TOM STRONG COVER DESIGNS
Tom Strong is a character with a decidedly pulp background, combining elements of Tarzan, Doc Savage, Tom Swift and other pulpish characters, but of course with plenty of modern touches. When Alan and I first discussed the cover possibilities, he suggested we look at old pulp covers, as well as action-adventure and science fiction covers from all eras. With that in mind, we tried to give each issue a completely different style, while staying in those parameters. This was not a new idea in comics: Will Eisner's Spirit, and early issues of Mad Magazine come to mind as other examples, but it definitely added to the design challenge. Instead of just having one familiar logo and layout, with different art and colors each time, we were trying for a new look each issue (though there were some repeats).
Issue one got off to a great start with this dynamic Alex Ross painting that could have graced a Doc Savage cover in the 1940s. In my design I followed that lead, looking at the type on such covers for ideas. The logo was suggested by Alex, but I pushed it to the maximum possible boldness.
Issue 2 went in a very different direction, to alert readers to what we were doing. This is meant to look like an amalgam of POPULAR SCIENCE and PEOPLE magazines. Penciller Chris Sprouse laid it out, penciled the figures and car, and designed the spider-like boxes, which colorist and computer whiz Angus McKie made into 3-D models that he could fill the background with, after he had computer inked and colored the main art with the kind of slick look we were after.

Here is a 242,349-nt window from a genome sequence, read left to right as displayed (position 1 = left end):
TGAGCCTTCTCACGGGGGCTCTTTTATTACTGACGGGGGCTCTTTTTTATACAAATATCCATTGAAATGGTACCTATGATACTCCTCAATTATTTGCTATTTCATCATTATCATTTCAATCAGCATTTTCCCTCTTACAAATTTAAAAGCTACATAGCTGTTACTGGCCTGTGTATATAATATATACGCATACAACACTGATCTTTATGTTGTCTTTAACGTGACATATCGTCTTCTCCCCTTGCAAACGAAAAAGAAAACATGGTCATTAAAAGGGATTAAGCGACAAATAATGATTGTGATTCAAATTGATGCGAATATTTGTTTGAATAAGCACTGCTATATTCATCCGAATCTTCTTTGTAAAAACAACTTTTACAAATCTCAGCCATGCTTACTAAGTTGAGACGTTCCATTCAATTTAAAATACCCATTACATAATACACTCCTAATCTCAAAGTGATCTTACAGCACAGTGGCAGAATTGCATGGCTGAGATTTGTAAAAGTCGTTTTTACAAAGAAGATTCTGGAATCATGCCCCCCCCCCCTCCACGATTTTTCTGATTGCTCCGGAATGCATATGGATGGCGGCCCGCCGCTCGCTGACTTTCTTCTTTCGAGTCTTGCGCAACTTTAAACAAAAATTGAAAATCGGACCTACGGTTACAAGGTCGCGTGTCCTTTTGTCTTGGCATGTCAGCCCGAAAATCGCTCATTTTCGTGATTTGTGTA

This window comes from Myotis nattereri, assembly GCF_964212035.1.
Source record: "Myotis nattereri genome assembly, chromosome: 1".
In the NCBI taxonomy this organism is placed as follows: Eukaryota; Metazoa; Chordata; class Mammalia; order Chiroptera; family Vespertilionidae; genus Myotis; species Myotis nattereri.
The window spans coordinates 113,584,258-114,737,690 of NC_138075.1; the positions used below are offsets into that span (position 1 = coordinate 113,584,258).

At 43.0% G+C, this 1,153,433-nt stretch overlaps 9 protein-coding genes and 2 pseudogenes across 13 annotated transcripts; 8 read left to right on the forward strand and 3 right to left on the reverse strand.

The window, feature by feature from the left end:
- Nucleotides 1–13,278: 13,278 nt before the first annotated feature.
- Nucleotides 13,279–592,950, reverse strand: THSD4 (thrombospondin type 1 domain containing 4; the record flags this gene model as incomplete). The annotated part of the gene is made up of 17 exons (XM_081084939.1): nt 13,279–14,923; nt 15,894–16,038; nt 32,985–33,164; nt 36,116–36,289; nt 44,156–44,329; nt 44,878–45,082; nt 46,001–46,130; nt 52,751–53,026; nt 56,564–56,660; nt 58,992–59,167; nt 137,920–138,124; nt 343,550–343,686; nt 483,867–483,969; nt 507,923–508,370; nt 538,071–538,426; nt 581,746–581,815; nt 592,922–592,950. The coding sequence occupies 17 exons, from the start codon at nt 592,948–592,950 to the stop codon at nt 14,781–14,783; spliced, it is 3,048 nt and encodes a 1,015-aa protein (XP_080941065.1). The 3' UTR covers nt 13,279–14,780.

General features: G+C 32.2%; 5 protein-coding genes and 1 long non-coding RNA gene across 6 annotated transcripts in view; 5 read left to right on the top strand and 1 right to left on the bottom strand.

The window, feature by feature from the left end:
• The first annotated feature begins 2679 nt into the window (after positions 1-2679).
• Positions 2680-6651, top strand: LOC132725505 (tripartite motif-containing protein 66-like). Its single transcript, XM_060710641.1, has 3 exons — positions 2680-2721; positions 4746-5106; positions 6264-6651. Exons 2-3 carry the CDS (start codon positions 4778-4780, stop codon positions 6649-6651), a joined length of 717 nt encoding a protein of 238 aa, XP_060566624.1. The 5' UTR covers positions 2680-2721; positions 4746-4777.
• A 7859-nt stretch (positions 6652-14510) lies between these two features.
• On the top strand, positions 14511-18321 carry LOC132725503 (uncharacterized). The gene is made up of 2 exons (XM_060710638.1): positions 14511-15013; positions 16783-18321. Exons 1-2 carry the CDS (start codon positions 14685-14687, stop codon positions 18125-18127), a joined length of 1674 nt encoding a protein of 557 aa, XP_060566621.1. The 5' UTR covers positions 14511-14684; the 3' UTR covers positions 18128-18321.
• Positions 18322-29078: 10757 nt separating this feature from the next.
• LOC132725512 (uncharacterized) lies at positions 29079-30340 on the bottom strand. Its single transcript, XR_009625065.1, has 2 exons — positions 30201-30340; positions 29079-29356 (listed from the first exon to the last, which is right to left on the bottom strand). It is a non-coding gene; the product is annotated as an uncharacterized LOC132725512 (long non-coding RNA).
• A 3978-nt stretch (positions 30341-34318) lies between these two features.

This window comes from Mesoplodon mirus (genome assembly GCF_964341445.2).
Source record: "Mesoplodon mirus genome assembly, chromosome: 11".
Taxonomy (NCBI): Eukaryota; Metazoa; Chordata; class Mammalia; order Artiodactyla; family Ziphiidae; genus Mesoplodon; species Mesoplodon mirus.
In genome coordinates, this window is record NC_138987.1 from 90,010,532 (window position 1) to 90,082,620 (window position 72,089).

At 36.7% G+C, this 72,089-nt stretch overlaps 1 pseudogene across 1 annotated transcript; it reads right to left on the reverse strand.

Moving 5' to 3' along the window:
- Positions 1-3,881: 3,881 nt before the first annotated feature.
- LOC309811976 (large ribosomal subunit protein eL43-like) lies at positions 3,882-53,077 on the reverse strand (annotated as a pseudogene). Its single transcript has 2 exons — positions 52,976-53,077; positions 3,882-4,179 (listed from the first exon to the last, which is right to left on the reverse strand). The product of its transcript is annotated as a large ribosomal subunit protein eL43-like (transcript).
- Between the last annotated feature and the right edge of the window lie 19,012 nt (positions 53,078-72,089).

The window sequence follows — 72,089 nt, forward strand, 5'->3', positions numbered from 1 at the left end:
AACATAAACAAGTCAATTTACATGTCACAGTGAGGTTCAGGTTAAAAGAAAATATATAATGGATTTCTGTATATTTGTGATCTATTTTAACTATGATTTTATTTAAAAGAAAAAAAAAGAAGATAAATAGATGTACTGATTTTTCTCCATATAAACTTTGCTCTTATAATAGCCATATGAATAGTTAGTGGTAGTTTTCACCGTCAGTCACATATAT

Issue 3 took us into a futuristic computer world melded with ancient Aztecs, which artist Chris Sprouse pits Tom against in the picture. I designed the frame area, using a mix of computer symbols and Aztec art. Personally, I like the Progress Bar for the conquest of Earth.
We're firmly back in the pulp era for issue 6, with this great art by Dave Gibbons, which he began on paper and finished and colored on the computer. I gave him the title for the playing card, which he placed into his art. The logo and design were inspired by The Shadow, another great pulp era icon.
Artist Alan Weiss did a terrific job bringing Tom and his sidekick King Solomon into the western heroic era of Tom Mix, Gene Autrey and The Lone Ranger. The story inside had a science-fictional twist, but only Tom's gun gives a hint of that here. Often I created the cover copy (the words on the cover), but Alan Moore contributed the top line for this one that will provide an extra laugh after you read the issue.
Issue 13 was one of many direct comics pastiches we did, this one inspired by MARVEL FAMILY #1 from 1945. I had fun recreating Tom's logo and all the cover type in the style of the original, seen below. Artist Chris Sprouse did a great job of capturing the feel of the original while remaining true to his own vision of the characters.
Issue 14 is another comics pastiche, this one of the EC Science Fiction comics of the 1950s. Artist Tom McWeeney went all out in this EC homage that I'm sure would have landed him a job at the company back when, alongside artists like Wally Wood and Frank Frazetta. I enjoyed creating the logo in the style of EC's WEIRD SCIENCE.
Another fun comics pastiche of FANTASTIC FOUR #26's cover by Jack Kirby, one of artist Chris Sprouse's favorites, and the second of three Kirbyesque covers on the series. Hey, if you're going to steal, you might as well steal from the best. As usual I had too much fun recreating the cover lettering, probably by Artie Simek, as seen in the original below.
Issue 28 is a chilling extreme close-up that takes a few moments to figure out, but when you do it's a grabber. Chris Sprouse came up with this idea, and I tried to place it in the realm of science fiction with a nod to the classic Isaac Asimov novel I, ROBOT, which had similar themes to the story by Brian K. Vaughan.
All text and images ©Todd Klein, except as noted. All rights reserved.
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